1,300 to 1,500 lb.
About 70 in. at the shoulder
15 to 20 years
About 280 days
The cow-like eland is the world’s largest antelope. However, it has the endurance to maintain a trot indefinitely and can jump an 8-foot fence from a standstill. Both males and females have horns that spiral tightly, though female horns tend to be longer and thinner. Usually fawn or tawny-colored, elands turn gray or bluish-gray as they get older; the oldest animals become almost black. A tuft of black hair grows out of the male eland's prominent dewlap, the loose fold of skin that hangs down from the neck. Adult males also have a mat of hair on the forehead that grows longer and denser as the animal ages.
Behavior & Diet
Elands browse more than they graze, feeding in areas where shrubs and bushes provide the leaves they prefer and using their horns to bring twigs and branches into reach. They also consume certain fruits, large bulbs, and tuberous roots.
The social organization of the eland is somewhat different from that of other antelopes. The older the male, the more solitary its tendencies, while younger animals may form small groups. Males are also more sedentary than females, who may travel widely, especially during the dry season. Females and young are found in loosely cohesive groups. Calves spend a lot of time grooming and licking each other, developing bonds even stronger than those of a calf with its mother.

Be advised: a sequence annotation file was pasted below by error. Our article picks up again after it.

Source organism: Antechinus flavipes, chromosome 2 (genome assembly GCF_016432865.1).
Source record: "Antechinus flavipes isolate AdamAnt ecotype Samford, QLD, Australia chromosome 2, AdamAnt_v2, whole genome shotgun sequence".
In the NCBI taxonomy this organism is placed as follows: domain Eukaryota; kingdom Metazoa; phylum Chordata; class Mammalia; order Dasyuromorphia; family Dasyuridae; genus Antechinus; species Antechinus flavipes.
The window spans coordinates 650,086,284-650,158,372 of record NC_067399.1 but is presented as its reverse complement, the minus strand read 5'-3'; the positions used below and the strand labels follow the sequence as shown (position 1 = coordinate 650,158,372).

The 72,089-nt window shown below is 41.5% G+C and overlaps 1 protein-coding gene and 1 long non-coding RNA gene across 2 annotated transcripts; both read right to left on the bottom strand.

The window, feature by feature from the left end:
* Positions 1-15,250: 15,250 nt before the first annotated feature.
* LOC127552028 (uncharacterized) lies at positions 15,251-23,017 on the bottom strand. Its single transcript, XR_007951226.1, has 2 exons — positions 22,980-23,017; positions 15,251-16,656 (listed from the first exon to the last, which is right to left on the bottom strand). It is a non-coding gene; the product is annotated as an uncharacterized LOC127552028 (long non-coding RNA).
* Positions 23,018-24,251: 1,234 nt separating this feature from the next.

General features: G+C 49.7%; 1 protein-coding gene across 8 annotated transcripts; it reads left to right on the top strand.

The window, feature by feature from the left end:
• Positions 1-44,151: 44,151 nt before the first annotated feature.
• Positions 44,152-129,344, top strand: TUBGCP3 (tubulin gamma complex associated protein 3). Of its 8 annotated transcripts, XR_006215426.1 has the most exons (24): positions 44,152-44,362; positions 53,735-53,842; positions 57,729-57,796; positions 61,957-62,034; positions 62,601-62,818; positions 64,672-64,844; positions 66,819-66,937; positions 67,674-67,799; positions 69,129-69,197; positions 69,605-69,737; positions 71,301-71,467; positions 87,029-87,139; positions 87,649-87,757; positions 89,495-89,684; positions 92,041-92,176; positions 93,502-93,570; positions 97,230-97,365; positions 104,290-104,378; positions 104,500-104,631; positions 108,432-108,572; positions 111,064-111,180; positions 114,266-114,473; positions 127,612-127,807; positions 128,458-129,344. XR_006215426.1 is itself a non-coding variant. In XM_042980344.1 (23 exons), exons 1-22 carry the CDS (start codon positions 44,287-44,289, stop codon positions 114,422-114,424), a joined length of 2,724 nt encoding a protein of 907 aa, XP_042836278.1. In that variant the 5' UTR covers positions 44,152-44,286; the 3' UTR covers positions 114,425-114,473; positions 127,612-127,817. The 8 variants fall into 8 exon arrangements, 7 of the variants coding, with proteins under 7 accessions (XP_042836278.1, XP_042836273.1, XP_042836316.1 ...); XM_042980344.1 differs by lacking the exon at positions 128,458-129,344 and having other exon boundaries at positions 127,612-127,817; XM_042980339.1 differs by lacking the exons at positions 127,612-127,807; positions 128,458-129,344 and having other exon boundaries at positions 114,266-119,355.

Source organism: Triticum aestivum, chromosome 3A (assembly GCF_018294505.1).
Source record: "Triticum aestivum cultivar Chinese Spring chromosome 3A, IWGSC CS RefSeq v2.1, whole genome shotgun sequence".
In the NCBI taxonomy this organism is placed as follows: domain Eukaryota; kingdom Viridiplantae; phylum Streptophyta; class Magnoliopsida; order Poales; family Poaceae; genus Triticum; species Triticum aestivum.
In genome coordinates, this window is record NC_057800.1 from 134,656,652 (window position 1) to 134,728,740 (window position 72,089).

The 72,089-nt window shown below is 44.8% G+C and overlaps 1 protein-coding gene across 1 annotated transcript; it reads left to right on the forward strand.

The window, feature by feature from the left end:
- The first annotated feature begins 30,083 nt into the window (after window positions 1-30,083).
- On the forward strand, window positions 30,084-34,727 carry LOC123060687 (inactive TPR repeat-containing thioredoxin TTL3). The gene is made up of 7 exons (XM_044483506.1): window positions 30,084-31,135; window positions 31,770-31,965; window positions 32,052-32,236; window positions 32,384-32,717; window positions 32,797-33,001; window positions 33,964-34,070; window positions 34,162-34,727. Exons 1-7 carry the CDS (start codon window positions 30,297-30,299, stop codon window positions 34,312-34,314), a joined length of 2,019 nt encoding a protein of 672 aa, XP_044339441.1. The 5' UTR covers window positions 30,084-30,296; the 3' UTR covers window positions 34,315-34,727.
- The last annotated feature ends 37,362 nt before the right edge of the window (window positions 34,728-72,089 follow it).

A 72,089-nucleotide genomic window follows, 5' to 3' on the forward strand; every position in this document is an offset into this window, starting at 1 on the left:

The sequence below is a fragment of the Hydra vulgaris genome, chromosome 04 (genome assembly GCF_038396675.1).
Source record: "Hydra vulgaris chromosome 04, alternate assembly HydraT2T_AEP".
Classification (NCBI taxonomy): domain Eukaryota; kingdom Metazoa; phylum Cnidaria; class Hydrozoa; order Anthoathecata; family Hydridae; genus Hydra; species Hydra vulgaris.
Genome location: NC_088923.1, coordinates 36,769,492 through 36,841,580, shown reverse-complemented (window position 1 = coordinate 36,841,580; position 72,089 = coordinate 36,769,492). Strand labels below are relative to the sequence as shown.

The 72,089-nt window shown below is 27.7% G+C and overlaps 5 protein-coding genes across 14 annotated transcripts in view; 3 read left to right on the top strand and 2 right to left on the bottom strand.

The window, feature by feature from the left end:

Females with young calves come together in nursery groups. After the young are weaned at about 3 months, the mothers rejoin the female herds, and the calves remain together in the nursery group. With year-round births, some adult females are always present in a nursery group and they defend all juveniles present, not just their own. Juveniles usually remain in the nursery groups until they are almost 2 years old, when they begin to wander off and join other loose groupings of their own sex.
Their rich milk, tasty meat, and useful hides have made elands popular ranch animals and hunting targets.
As human populations are growing and expanding settlements and agriculture, they are encroaching on elands' living spaces and destroying habitats and food sources.
Our solutions to protecting the eland:
African Wildlife Foundation brings together private investors with local communities to construct conservation tourism lodges like The Sanctuary at Ole Lentille in Kenya. The lodge provides sustainable income for the community, and the 20,000-acre conservancy is a safe home to elands and other wildlife.
AWF works with governments and villages to designate wildlife corridors—large swaths of land that elands can use to roam freely and safely from one park, or country, to another. Corridors link protected areas and allow elands to follow rains or travel to their calving grounds.
Will you show the eland your support?
With your help, AWF can work on critical initiatives that provide safe spaces for elands to live like setting aside land for wildlife corridors and developing conservation tourism. Donate for a cause that will help with wildlife conservation and ensure the eland does not become an endangered species.
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